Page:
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Bayard Taylor and the California of Forty-Nine. Bret Harte and His Literary Pioneer Contemporaries.
And here in old Marysville, the county seat of Yuba County and situated on its extreme western boundary, I ended my tramp, having covered a distance of approximately two hundred and fifty miles, exclusive of retracements. The ideal time to visit the Sierra foot-hills would be in the late Spring or early Autumn. I was compelled to grasp the opportunity when it offered or forego the pleasure altogether. Nor is it necessary, of course, to walk; the roads, whilst generally speaking not classed as good going for automobiles, are at least passable. I was surprised at the number of high grade machines in evidence, in all the towns of importance mentioned in this narrative. There remains also the alternative of a good saddle horse, or, better still, a light wagon with camping outfit, thus rendering hotels unnecessary, the elimination of which would probably pay the hire of horse and wagon.
Half a century is a long period. You could probably count on the fingers of one hand persons now living in the Sierra foot-hills who have any recollection of ever having seen Bret Harte. It must also be remembered that in the fifties his reputation as an author had not been established. Of all that group of brilliant young men who visited the mines in early days, which included for a brief space "Orpheus C. Kerr" and "Artemus Ward," I can well imagine that Bret Harte attracted the least attention. It is extremely doubtful to "my mind if he ever had much actual experience of the mining camps. To a man of his vivid imagination, a mere suggestion afforded a plot for a story; even the Laird's Toreadors, it will be recalled, were commercially successful when purely imaginary; he only failed when he subsequently studied the real thing in Spain.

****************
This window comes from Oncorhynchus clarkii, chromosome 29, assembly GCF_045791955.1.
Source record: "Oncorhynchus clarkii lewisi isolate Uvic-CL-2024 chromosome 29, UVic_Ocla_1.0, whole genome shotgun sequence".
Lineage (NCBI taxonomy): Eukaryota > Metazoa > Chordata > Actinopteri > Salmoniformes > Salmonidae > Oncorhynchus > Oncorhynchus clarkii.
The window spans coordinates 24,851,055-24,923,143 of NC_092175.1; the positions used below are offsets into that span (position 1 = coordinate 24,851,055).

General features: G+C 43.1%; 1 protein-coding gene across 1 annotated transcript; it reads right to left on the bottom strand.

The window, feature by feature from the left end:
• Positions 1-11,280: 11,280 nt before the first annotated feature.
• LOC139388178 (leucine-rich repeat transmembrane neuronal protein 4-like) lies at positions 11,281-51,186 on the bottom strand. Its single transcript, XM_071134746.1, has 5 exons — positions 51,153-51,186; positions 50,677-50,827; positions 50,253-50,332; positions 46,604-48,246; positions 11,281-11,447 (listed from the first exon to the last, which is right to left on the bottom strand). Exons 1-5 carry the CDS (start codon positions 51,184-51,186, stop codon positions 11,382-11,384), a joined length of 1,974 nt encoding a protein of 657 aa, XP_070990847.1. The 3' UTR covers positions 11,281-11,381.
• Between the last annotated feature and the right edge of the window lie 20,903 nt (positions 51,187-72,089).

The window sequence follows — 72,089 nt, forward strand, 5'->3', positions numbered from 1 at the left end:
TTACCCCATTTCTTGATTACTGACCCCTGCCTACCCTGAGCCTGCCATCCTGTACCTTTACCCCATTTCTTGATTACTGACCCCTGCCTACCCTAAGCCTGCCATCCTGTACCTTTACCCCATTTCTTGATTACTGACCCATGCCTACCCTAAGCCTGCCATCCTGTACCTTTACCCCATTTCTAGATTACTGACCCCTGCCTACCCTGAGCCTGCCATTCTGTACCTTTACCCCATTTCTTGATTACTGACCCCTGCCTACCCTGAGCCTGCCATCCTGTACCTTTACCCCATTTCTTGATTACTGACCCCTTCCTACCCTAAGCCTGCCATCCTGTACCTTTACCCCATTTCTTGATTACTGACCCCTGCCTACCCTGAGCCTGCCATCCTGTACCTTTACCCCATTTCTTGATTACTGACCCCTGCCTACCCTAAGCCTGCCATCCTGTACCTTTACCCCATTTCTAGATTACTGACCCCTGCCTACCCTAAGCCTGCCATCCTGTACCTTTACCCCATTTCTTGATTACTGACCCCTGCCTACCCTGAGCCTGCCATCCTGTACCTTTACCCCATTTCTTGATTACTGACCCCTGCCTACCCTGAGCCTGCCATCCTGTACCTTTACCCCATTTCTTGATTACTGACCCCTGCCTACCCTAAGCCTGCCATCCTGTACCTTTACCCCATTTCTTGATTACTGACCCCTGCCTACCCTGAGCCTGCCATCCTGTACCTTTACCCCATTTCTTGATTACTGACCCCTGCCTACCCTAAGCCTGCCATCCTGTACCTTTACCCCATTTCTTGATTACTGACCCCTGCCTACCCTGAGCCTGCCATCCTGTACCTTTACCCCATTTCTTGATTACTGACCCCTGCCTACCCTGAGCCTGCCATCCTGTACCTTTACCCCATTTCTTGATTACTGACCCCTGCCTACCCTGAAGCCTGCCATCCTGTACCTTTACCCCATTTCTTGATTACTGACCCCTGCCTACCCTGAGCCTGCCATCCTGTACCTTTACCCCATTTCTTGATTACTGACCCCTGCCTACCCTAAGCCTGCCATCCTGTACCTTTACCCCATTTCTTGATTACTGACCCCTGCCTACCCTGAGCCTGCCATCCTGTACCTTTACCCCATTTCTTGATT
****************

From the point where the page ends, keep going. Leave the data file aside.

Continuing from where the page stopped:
Bret Harte was a man who in a primitive community might well escape notice. In appearance, manner and training, he was the exact antithesis of Mark Twain. He was a student before he was a writer and possessed the student's shy reserve. I can well imagine him, a slight boyish figure, flitting from camp to camp, wrapped in his own thoughts, keeping his own counsel. Yet he alone of that little band, unless you except Mark Twain, possessed the divine spark we call "genius." Centuries after the names of all the rest are buried in oblivion, Bret Harte's stories of the Argonauts in the mining towns of California will remain the classics they have already become.
Yet as before stated, when once I got fairly started on the road, the pioneers themselves and their worthy descendants absorbed my interest and assumed the center of the stage to the exclusion, for the time being, of the romancers; who, after all, each in his own fashion, depicted only what most appealed to him in the characters of these same men and their contemporaries. Bayard Taylor in his interesting work "El Dorado," the first edition of which appeared in 1850, thus states his opinion of the men of '49: